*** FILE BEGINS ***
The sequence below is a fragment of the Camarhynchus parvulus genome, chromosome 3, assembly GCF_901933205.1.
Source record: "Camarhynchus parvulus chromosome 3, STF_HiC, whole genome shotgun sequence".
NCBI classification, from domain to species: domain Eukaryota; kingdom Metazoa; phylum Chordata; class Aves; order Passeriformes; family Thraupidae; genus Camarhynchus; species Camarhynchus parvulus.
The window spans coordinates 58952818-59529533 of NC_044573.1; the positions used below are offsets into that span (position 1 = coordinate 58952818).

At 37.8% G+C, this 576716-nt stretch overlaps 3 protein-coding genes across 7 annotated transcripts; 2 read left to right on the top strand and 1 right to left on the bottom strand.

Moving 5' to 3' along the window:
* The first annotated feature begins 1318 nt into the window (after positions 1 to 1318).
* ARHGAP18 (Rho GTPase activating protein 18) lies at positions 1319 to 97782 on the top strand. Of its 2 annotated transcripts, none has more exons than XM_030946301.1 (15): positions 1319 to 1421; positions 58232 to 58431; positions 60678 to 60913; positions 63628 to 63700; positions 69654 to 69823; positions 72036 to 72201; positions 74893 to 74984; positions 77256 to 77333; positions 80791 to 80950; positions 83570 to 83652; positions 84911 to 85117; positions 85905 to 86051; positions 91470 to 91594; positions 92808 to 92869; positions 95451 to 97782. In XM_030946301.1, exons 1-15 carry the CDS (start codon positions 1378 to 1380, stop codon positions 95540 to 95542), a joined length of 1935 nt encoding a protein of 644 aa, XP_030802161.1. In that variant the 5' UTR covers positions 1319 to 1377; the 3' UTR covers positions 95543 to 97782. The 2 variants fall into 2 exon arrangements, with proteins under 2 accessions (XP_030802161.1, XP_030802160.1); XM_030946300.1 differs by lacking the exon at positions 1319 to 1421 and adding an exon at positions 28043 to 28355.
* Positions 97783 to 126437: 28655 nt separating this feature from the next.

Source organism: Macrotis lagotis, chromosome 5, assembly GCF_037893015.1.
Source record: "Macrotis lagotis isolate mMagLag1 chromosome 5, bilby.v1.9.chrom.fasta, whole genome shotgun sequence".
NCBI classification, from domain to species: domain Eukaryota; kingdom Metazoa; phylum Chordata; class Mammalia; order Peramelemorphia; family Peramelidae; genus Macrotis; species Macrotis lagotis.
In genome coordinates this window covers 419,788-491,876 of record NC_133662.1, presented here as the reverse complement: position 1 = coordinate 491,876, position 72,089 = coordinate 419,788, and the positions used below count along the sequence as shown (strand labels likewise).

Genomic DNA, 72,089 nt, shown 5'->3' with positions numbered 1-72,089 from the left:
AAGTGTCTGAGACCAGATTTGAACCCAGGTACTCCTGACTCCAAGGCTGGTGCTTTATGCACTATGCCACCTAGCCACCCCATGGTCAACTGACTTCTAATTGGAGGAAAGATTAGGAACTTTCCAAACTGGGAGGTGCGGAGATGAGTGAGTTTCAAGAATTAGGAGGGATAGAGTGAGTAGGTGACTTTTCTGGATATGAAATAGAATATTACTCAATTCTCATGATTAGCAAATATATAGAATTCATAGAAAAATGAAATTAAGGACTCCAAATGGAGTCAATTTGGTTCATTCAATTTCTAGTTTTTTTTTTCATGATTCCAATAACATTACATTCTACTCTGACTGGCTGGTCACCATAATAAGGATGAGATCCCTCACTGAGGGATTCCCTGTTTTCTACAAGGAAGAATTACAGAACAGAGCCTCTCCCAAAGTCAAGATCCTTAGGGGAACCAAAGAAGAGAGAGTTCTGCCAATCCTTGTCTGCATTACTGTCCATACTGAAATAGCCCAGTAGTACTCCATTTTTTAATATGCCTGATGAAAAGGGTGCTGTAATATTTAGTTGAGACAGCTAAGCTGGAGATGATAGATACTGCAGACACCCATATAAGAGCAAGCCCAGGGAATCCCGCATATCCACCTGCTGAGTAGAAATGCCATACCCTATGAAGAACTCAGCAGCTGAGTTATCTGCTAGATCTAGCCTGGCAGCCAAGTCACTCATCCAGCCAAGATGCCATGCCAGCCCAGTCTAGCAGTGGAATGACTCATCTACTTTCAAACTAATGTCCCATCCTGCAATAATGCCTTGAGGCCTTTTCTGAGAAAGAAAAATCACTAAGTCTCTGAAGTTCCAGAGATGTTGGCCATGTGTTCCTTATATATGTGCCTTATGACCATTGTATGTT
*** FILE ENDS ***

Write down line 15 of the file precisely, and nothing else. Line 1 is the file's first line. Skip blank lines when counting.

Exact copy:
AAGTGTCTGAGACCAGATTTGAACCCAGGTACTCCTGACTCCAAGGCTGGTGCTTTATGCACTATGCCACCTAGCCACCCCATGGTCAACTGACTTCTAATTGGAGGAAAGATTAGGAACTTTCCAAACTGGGAGGTGCGGAGATGAGTGAGTTTCAAGAATTAGGAGGGATAGAGTGAGTAGGTGACTTTTCTGGATATGAAATAGAATATTACTCAATTCTCATGATTAGCAAATATATAGAATTCATAGAAAAATGAAATTAAGGACTCCAAATGGAGTCAATTTGGTTCATTCAATTTCTAGTTTTTTTTTTCATGATTCCAATAACATTACATTCTACTCTGACTGGCTGGTCACCATAATAAGGATGAGATCCCTCACTGAGGGATTCCCTGTTTTCTACAAGGAAGAATTACAGAACAGAGCCTCTCCCAAAGTCAAGATCCTTAGGGGAACCAAAGAAGAGAGAGTTCTGCCAATCCTTGTCTGCATTACTGTCCATACTGAAATAGCCCAGTAGTACTCCATTTTTTAATATGCCTGATGAAAAGGGTGCTGTAATATTTAGTTGAGACAGCTAAGCTGGAGATGATAGATACTGCAGACACCCATATAAGAGCAAGCCCAGGGAATCCCGCATATCCACCTGCTGAGTAGAAATGCCATACCCTATGAAGAACTCAGCAGCTGAGTTATCTGCTAGATCTAGCCTGGCAGCCAAGTCACTCATCCAGCCAAGATGCCATGCCAGCCCAGTCTAGCAGTGGAATGACTCATCTACTTTCAAACTAATGTCCCATCCTGCAATAATGCCTTGAGGCCTTTTCTGAGAAAGAAAAATCACTAAGTCTCTGAAGTTCCAGAGATGTTGGCCATGTGTTCCTTATATATGTGCCTTATGACCATTGTATGTT